It is noteworthy that the natural ligand of a M-CLL subset is a major antigenic determinant shared by an extensive group of pathogens. The V3-7Sh CLL patients studied here, do not have a history of persistent or recurrent fungal infections. However, fungi are ubiquitous (Fröhlich-Nowoisky et al., 2009; Iliev et al., 2012) and likely to chronically or intermittently stimulate V3-7Sh-expressing clones, even without clinically overt infections. We here show a crucial role for a microorganism in the pathogenesis of CLL, apparently similar to the dependence of gastric MALT lymphomas on H. pylori. However, whereas CLL growth is driven by pathogen-specific BCR signaling, MALT lymphomas were demonstrated not to be pathogen-specific but to recognize self-antigens present within the inflammatory microenvironment induced by H. pylori infection (Hussell et al., 1996; Bende et al., 2005; Craig et al., 2010; Hoogeboom et al., 2010). It is conceivable that B cells that are specific for common pathogens are particularly at risk for gradual genetic derailment during chronic or intermittent immune reactions. A major challenge now is to assess the specificity of other M-CLL subsets. Our finding that CLL cells are induced to proliferate in response to their natural ligand may reflect a general principle of somatically mutated low-grade B cell lymphomas. It is tempting to speculate on the possibilities for antigen- or pathogen-targeted therapies for this group of patients, but one might anticipate that this approach is especially challenging in case of antigens derived from commensal microorganisms, for which complete eradication may be hampered by their ubiquitous and persistent nature.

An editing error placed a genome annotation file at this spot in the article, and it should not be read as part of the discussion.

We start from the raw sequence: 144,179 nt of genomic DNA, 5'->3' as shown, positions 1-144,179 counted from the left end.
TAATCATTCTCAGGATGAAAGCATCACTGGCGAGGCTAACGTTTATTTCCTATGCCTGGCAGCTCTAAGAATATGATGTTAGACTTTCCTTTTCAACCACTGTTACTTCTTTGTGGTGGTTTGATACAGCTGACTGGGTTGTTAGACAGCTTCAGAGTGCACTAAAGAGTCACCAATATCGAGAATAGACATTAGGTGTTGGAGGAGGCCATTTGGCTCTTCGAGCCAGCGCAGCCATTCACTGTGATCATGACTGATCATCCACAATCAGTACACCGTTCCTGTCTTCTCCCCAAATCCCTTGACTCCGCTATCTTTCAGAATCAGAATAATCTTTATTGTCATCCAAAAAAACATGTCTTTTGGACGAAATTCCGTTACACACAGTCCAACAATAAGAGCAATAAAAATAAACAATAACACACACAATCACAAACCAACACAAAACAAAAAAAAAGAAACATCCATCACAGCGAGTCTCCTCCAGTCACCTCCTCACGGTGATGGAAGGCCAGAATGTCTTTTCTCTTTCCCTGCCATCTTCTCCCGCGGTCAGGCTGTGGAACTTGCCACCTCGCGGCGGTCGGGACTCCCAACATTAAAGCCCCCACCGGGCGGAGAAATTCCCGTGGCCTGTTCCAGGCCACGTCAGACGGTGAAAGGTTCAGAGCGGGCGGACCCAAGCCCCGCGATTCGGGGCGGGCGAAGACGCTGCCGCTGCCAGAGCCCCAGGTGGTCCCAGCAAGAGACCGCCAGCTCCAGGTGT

MATERIALS AND METHODS
We obtained 21 and 40 IGHV3-7 sequences subjected to mutation status analysis according to the BIOMED protocol (van Dongen et al., 2003) from the Academic Medical Center, Amsterdam, and the Erasmus Medical Center CLL patient cohorts, respectively. An additional 21 CLL IGHV3-7 BCR sequences were obtained from GenBank. This study was conducted in accordance with the ethical standards in our institutional medical ethical committee (Medisch Etische Toetsingscommissie AMC) on human experimentation, as well as in agreement with the Helsinki Declaration of 1975, as revised in 1983. Accordingly, all patients provided informed consent.
Recombinant Ig production.